ERIC Number: ED161858
Record Type: RIE
Publication Date: 1978
Reference Count: 0
Socio-Political Use of Physical Activity in the United States, The Soviet Union and China.
Clark, Mark W.
Evidence from this comparative investigation of the Soviet Union, China, and the United States shows that different countries attach their own political meaning and ideology to physical activity in order to stabilize and strengthen themselves, and thus, better promote their respective ideology in the international marketplace of political power. Government-sponsored writings on both political ideology and stated cultural approaches to physical activity were analyzed, and other sources were used to compare stated positions with actual practice. In the U.S., ideology is rarely overtly stated, but it is directed toward individual perseverance and hard work to gain success; similar patterns apply to physical activity. In the U.S.S.R., worker ownership and collective action resulting in an appropriate reward for service rendered is the stated ideology, and the "physical culture" seems consistent with this. In China, ideology is similar to that of the Soviet Union, with an added element of self-criticism, and the physical activity again reflects this. The U.S. ideology depends on continued winning and dominance to form elite groups, while in China the mass-based program seems to indicate a working toward betterment for many people. The U.S.S.R. fits somewhere in between these two. (Author/DS)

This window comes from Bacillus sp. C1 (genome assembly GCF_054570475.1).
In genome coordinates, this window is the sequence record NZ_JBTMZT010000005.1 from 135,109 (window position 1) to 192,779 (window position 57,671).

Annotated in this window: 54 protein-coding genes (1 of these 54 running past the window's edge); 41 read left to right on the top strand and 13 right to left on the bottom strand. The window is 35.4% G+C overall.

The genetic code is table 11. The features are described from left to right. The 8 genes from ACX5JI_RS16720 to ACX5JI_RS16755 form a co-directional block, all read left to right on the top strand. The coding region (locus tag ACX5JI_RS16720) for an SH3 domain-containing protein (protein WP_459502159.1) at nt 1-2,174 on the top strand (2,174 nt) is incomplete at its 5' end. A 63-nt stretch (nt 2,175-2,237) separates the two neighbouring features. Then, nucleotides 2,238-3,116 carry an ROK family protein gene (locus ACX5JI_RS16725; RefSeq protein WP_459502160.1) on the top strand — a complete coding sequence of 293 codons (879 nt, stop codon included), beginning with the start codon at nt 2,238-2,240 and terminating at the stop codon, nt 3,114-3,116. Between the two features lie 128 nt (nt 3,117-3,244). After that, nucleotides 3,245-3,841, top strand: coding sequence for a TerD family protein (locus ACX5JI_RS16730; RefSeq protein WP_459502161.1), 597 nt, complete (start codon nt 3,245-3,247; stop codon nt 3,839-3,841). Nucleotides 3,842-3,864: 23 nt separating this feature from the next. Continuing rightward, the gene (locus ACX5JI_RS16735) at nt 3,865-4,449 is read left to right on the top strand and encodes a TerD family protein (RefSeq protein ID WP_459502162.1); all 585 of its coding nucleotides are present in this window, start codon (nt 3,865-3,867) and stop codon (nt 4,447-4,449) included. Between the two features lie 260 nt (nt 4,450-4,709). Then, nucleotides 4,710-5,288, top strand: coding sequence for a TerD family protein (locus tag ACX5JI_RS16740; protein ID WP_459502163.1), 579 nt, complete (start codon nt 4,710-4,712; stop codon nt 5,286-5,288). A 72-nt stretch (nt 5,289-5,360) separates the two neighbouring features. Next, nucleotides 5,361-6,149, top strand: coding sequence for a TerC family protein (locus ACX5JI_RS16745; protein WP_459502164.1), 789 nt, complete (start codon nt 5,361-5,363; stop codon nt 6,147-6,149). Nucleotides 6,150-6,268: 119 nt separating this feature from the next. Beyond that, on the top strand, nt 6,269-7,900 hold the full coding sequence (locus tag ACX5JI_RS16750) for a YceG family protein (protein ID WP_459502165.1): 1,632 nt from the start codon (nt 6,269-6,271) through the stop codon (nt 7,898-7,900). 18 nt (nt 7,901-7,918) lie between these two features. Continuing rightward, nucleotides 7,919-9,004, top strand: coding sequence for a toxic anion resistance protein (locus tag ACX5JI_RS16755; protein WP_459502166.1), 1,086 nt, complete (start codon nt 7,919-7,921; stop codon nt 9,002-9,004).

Publication Type: Speeches/Meeting Papers
Education Level: N/A
Authoring Institution: N/A
Identifiers: China; Sport Sociology; United States; USSR
Note: Paper presented at the American Alliance for Health, Physical Education, and Recreation Convention (Kansas City, Missouri, April 1978)